Etymology
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teach (v.)

Old English tæcan (past tense tæhte, past participle tæht) "to show, point out, declare, demonstrate," also "to give instruction, train, assign, direct; warn; persuade," from Proto-Germanic *taikijan "to show" (source also of Old High German zihan, German zeihen "to accuse," Gothic ga-teihan "to announce"), from PIE root *deik- "to show, point out." Related to Old English tacen, tacn "sign, mark" (see token). Related: Taught; teaching.

Lemonade Vendor (Edgar Kennedy), enraged: I'll teach you to kick me!
Chico: you don't have to teach me, I know how. [kicks him]

The usual sense of Old English tæcan was "show, declare, warn, persuade" (compare German zeigen "to show," from the same root); while the Old English word for "to teach, instruct, guide" was more commonly læran, source of modern learn and lore.

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teaching (n.)
Old English tecunge "act of teaching," verbal noun from teach (v.). As "that which is taught" from c. 1300.
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teacher (n.)
"one who teaches," c. 1300; agent noun from teach (v.). It was used earlier in a sense of "index finger" (late 13c.). Teacher's pet attested from 1856.
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reteach (v.)

also re-teach, "to teach over, teach again or anew, supply with new teachings," 1640s, from re- "back, again, anew" + teach (v.). Related: Retaught; reteaching.

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taught 
past tense of teach (v.), from Old English tahte, past tense of tæcan. For the unrelated adjective meaning "stretched or pulled tight," see taut.
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teachable (adj.)
late 15c., "capable of being taught" (of persons), from teach (v.) + -able. Of subjects, from 1660s. Teachable moment, attested from 1917, not common until after c. 1960, extends the sense to "appropriate for instruction." An Old English word for it was leorningende. Related: Teachableness.
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beteach (v.)
Old English betæcan "give up to, impart, deliver; appoint, set apart, dedicate," from be- + teach (v.). Form and sense confused with betake. Meaning "impart, teach" is from c. 1300; the word was obsolete or archaic from 16c. Related: Betaught; beteaching.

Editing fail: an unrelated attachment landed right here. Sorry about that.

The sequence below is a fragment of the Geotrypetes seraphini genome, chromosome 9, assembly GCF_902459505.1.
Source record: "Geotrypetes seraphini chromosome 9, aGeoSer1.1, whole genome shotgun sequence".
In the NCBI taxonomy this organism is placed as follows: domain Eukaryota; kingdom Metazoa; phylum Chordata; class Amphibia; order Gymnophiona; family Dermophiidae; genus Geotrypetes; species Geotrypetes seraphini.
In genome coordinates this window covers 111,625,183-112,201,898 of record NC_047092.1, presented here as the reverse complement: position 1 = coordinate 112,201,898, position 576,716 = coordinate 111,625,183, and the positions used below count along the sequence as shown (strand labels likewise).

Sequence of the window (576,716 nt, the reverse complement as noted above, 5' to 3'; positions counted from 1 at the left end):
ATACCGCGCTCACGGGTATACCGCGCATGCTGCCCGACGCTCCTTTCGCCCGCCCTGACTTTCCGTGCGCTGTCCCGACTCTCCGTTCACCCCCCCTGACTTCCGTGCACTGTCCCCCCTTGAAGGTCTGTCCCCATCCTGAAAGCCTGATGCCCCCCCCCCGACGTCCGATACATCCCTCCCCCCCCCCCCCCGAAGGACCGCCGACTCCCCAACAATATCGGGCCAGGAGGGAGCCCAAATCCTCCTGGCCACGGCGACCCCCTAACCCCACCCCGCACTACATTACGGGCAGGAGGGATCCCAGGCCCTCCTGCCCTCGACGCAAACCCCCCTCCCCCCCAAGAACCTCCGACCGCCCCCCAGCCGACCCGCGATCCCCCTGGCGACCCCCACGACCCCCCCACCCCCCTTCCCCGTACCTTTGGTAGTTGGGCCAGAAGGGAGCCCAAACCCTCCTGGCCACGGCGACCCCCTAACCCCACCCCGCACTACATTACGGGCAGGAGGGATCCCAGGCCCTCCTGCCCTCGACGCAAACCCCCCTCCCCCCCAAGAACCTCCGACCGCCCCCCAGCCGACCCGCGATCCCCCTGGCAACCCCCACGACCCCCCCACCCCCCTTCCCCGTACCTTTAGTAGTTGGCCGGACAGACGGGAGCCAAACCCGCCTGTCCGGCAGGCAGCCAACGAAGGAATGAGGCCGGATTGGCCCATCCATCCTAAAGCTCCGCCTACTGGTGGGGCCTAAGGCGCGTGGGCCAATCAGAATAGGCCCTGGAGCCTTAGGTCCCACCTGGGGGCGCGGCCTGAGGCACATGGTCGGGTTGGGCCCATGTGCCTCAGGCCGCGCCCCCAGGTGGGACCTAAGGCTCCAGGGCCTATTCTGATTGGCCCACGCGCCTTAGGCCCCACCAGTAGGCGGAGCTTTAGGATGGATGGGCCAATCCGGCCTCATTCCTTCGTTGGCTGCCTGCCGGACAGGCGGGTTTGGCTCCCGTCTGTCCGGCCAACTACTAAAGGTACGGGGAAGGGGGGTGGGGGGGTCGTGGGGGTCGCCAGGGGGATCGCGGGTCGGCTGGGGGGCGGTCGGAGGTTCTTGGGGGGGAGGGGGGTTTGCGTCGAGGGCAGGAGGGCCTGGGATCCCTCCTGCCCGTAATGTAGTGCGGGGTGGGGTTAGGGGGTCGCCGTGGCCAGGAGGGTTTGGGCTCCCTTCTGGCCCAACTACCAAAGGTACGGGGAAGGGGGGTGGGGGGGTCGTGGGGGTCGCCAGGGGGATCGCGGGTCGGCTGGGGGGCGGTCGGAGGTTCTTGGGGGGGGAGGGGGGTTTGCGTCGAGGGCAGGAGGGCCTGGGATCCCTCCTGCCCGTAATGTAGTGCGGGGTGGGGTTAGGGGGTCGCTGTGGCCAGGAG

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*deik- 
Proto-Indo-European root meaning "to show," also "pronounce solemnly," "also in derivatives referring to the directing of words or objects" [Watkins].

It forms all or part of: abdicate; abdication; addict; adjudge; apodictic; avenge; benediction; betoken; condition; contradict; contradiction; dedicate; deictic; deixis; dictate; diction; dictionary; dictum; digit; disk; ditto; ditty; edict; Eurydice; index; indicate; indication; indict; indiction; indictive; indite; interdict; judge; judicial; juridical; jurisdiction; malediction; malison; paradigm; policy (n.2) "written insurance agreement;" preach; predicament; predicate; predict; prejudice; revenge; soi-disant; syndic; teach; tetchy; theodicy; toe; token; valediction; vendetta; verdict; veridical; vindicate; vindication; voir dire.

It is the hypothetical source of/evidence for its existence is provided by: Sanskrit dic- "point out, show;" Greek deiknynai "to show, to prove," dike "custom, usage;" Latin dicere "speak, tell, say," digitus "finger," Old High German zeigon, German zeigen "to show," Old English teon "to accuse," tæcan "to teach."
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propaedeutic (n.)

"an introduction to an art or science," 1798, from Greek propaideuein "to teach beforehand," from pro "before" (see pro-) + paideuein "to teach," from pais (genitive paidos) "child" (see pedo-). By 1849 as an adjective, "pertaining to the introduction to any art or science."

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lere (v.)

OE læran, Kentish leran "to teach" (cognate with Old Frisian lera, Old Saxon lerian, Dutch leeren, Old High German leran, German lehren "to teach"), literally "to make known;" see lore). From early 13c. as "to learn."

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